After weeks of public calls for transparency, a Northeast Utilities executive confirmed Tuesday that the utility is partly outsourcing the work of its information technology department, which employs about 280 in Connecticut.
David McHale, the company’s chief administration officer, said in an interview the decision will impact half of the utility’s 400 IT employees in New England. It was unclear how many of those are in Connecticut.
“Like we do today but on a larger scale, we will team with other IT firms,” McHale said. “They will transition over the next six to seven months.”
McHale said the two firms were Infosys and Tata Consulting Services, both large IT companies based in India. About 60 percent of the outsourced work will remain in Connecticut, he said, with about 40 NU employees “rebadged” or rehired by the two companies.
The move more closely aligns NU’s approach to IT with that of the Massachusetts utility, NStar, that it merged with last year. About 70 percent of the company’s IT workforce is based in Connecticut, 25 percent in Massachusetts and 5 percent in New Hampshire.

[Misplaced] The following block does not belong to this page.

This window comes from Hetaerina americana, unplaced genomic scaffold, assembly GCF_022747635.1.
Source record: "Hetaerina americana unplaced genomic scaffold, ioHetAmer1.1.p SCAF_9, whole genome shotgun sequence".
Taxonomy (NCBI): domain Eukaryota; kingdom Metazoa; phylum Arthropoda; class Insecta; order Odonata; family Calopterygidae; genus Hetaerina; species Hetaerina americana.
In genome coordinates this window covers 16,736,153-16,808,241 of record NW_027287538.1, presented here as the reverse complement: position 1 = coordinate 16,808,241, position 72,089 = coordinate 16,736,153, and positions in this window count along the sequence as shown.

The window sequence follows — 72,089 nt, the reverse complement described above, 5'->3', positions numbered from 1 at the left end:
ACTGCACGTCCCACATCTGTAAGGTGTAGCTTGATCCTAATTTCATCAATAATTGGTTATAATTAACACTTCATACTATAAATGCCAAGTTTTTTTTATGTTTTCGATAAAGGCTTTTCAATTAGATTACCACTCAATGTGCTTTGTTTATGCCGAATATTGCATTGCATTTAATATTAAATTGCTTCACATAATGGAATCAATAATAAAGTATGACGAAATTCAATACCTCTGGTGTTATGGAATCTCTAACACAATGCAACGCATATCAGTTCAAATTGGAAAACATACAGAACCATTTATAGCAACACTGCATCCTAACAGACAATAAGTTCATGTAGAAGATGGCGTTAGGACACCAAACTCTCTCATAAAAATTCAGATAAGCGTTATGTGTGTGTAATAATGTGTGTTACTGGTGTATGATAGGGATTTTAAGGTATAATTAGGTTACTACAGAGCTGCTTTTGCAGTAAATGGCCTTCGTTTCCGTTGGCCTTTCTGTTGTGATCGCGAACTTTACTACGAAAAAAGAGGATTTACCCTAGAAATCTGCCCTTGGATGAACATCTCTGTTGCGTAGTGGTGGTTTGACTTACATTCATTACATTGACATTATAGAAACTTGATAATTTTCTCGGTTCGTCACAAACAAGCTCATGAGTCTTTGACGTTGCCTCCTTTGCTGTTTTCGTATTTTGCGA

Benefits for the company include having a highly specialized technology force “to have someone who is providing services across the globe, and telling us where the trends are going and helping us innovate,” McHale said.
In recent weeks, state officials and lawmakers have requested more information in private meetings and public press conferences about reports that the utility is outsourcing the work. The state’s attorney general and consumer counsel asked regulators to review whether the potential outsourcing would comply with the company’s merger agreement and whether the decision would affect its ability to respond to storm outages.
The electric and gas utility — whose divisions include Yankee Gas and Connecticut Light & Power — acknowledged early last month that it was looking into “streamlining” the department, but it would not say whether outsourcing was being considered and would not answer questions about the potential move’s effect on employees.
By Brian Dowling, Hartford Courant